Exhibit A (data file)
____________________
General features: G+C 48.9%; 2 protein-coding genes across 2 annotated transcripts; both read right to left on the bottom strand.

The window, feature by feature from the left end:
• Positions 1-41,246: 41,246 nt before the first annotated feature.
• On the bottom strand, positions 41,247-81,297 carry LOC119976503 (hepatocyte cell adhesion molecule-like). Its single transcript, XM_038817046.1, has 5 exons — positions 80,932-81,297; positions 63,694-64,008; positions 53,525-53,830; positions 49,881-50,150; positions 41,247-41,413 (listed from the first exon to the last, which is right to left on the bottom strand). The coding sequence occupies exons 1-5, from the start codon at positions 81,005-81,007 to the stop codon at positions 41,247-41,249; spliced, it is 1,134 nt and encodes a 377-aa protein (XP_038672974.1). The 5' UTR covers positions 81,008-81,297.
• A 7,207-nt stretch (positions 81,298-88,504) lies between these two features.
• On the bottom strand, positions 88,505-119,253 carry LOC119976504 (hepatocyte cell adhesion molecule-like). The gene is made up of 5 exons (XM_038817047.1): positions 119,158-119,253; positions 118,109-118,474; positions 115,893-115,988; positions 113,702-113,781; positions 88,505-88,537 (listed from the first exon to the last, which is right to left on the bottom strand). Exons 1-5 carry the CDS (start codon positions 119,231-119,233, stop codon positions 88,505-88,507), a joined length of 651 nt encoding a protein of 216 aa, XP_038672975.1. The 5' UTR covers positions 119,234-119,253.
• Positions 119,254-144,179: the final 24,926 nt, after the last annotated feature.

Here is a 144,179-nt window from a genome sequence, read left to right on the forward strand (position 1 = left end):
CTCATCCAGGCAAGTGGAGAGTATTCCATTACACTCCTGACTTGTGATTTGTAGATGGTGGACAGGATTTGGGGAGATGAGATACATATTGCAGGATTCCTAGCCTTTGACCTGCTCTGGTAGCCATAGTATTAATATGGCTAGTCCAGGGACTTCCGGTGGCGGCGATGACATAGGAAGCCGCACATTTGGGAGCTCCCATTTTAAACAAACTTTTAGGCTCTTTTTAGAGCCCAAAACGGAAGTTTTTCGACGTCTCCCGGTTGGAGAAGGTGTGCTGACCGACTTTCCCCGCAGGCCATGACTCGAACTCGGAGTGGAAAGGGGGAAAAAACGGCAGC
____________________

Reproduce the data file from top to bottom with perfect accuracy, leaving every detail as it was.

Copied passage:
General features: G+C 48.9%; 2 protein-coding genes across 2 annotated transcripts; both read right to left on the bottom strand.

The window, feature by feature from the left end:
• Positions 1-41,246: 41,246 nt before the first annotated feature.
• On the bottom strand, positions 41,247-81,297 carry LOC119976503 (hepatocyte cell adhesion molecule-like). Its single transcript, XM_038817046.1, has 5 exons — positions 80,932-81,297; positions 63,694-64,008; positions 53,525-53,830; positions 49,881-50,150; positions 41,247-41,413 (listed from the first exon to the last, which is right to left on the bottom strand). The coding sequence occupies exons 1-5, from the start codon at positions 81,005-81,007 to the stop codon at positions 41,247-41,249; spliced, it is 1,134 nt and encodes a 377-aa protein (XP_038672974.1). The 5' UTR covers positions 81,008-81,297.
• A 7,207-nt stretch (positions 81,298-88,504) lies between these two features.
• On the bottom strand, positions 88,505-119,253 carry LOC119976504 (hepatocyte cell adhesion molecule-like). The gene is made up of 5 exons (XM_038817047.1): positions 119,158-119,253; positions 118,109-118,474; positions 115,893-115,988; positions 113,702-113,781; positions 88,505-88,537 (listed from the first exon to the last, which is right to left on the bottom strand). Exons 1-5 carry the CDS (start codon positions 119,231-119,233, stop codon positions 88,505-88,507), a joined length of 651 nt encoding a protein of 216 aa, XP_038672975.1. The 5' UTR covers positions 119,234-119,253.
• Positions 119,254-144,179: the final 24,926 nt, after the last annotated feature.

Here is a 144,179-nt window from a genome sequence, read left to right on the forward strand (position 1 = left end):
CTCATCCAGGCAAGTGGAGAGTATTCCATTACACTCCTGACTTGTGATTTGTAGATGGTGGACAGGATTTGGGGAGATGAGATACATATTGCAGGATTCCTAGCCTTTGACCTGCTCTGGTAGCCATAGTATTAATATGGCTAGTCCAGGGACTTCCGGTGGCGGCGATGACATAGGAAGCCGCACATTTGGGAGCTCCCATTTTAAACAAACTTTTAGGCTCTTTTTAGAGCCCAAAACGGAAGTTTTTCGACGTCTCCCGGTTGGAGAAGGTGTGCTGACCGACTTTCCCCGCAGGCCATGACTCGAACTCGGAGTGGAAAGGGGGAAAAAACGGCAGC